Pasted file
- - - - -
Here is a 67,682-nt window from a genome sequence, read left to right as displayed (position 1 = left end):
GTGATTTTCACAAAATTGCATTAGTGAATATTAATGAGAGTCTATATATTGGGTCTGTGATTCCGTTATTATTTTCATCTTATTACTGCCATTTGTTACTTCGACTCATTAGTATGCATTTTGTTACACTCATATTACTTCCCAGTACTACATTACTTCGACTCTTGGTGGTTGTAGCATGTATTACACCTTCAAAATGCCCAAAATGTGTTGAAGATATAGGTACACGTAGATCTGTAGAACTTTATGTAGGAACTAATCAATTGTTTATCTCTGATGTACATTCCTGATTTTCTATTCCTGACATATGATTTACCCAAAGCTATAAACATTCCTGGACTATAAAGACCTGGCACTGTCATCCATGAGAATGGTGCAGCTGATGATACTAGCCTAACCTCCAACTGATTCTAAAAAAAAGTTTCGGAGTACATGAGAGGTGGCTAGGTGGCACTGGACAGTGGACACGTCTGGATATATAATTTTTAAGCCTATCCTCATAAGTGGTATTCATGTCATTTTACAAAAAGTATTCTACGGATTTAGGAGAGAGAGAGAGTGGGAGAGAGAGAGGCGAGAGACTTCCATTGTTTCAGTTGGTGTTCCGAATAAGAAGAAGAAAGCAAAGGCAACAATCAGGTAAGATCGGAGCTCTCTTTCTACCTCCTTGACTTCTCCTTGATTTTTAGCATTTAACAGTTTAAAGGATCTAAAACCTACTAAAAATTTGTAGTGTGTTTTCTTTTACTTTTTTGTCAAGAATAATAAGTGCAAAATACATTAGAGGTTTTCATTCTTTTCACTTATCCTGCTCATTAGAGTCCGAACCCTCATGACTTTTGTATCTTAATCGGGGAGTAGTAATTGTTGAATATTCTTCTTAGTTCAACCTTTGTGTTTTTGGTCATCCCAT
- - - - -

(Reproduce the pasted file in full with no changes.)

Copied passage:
Here is a 67,682-nt window from a genome sequence, read left to right as displayed (position 1 = left end):
GTGATTTTCACAAAATTGCATTAGTGAATATTAATGAGAGTCTATATATTGGGTCTGTGATTCCGTTATTATTTTCATCTTATTACTGCCATTTGTTACTTCGACTCATTAGTATGCATTTTGTTACACTCATATTACTTCCCAGTACTACATTACTTCGACTCTTGGTGGTTGTAGCATGTATTACACCTTCAAAATGCCCAAAATGTGTTGAAGATATAGGTACACGTAGATCTGTAGAACTTTATGTAGGAACTAATCAATTGTTTATCTCTGATGTACATTCCTGATTTTCTATTCCTGACATATGATTTACCCAAAGCTATAAACATTCCTGGACTATAAAGACCTGGCACTGTCATCCATGAGAATGGTGCAGCTGATGATACTAGCCTAACCTCCAACTGATTCTAAAAAAAAGTTTCGGAGTACATGAGAGGTGGCTAGGTGGCACTGGACAGTGGACACGTCTGGATATATAATTTTTAAGCCTATCCTCATAAGTGGTATTCATGTCATTTTACAAAAAGTATTCTACGGATTTAGGAGAGAGAGAGAGTGGGAGAGAGAGAGGCGAGAGACTTCCATTGTTTCAGTTGGTGTTCCGAATAAGAAGAAGAAAGCAAAGGCAACAATCAGGTAAGATCGGAGCTCTCTTTCTACCTCCTTGACTTCTCCTTGATTTTTAGCATTTAACAGTTTAAAGGATCTAAAACCTACTAAAAATTTGTAGTGTGTTTTCTTTTACTTTTTTGTCAAGAATAATAAGTGCAAAATACATTAGAGGTTTTCATTCTTTTCACTTATCCTGCTCATTAGAGTCCGAACCCTCATGACTTTTGTATCTTAATCGGGGAGTAGTAATTGTTGAATATTCTTCTTAGTTCAACCTTTGTGTTTTTGGTCATCCCAT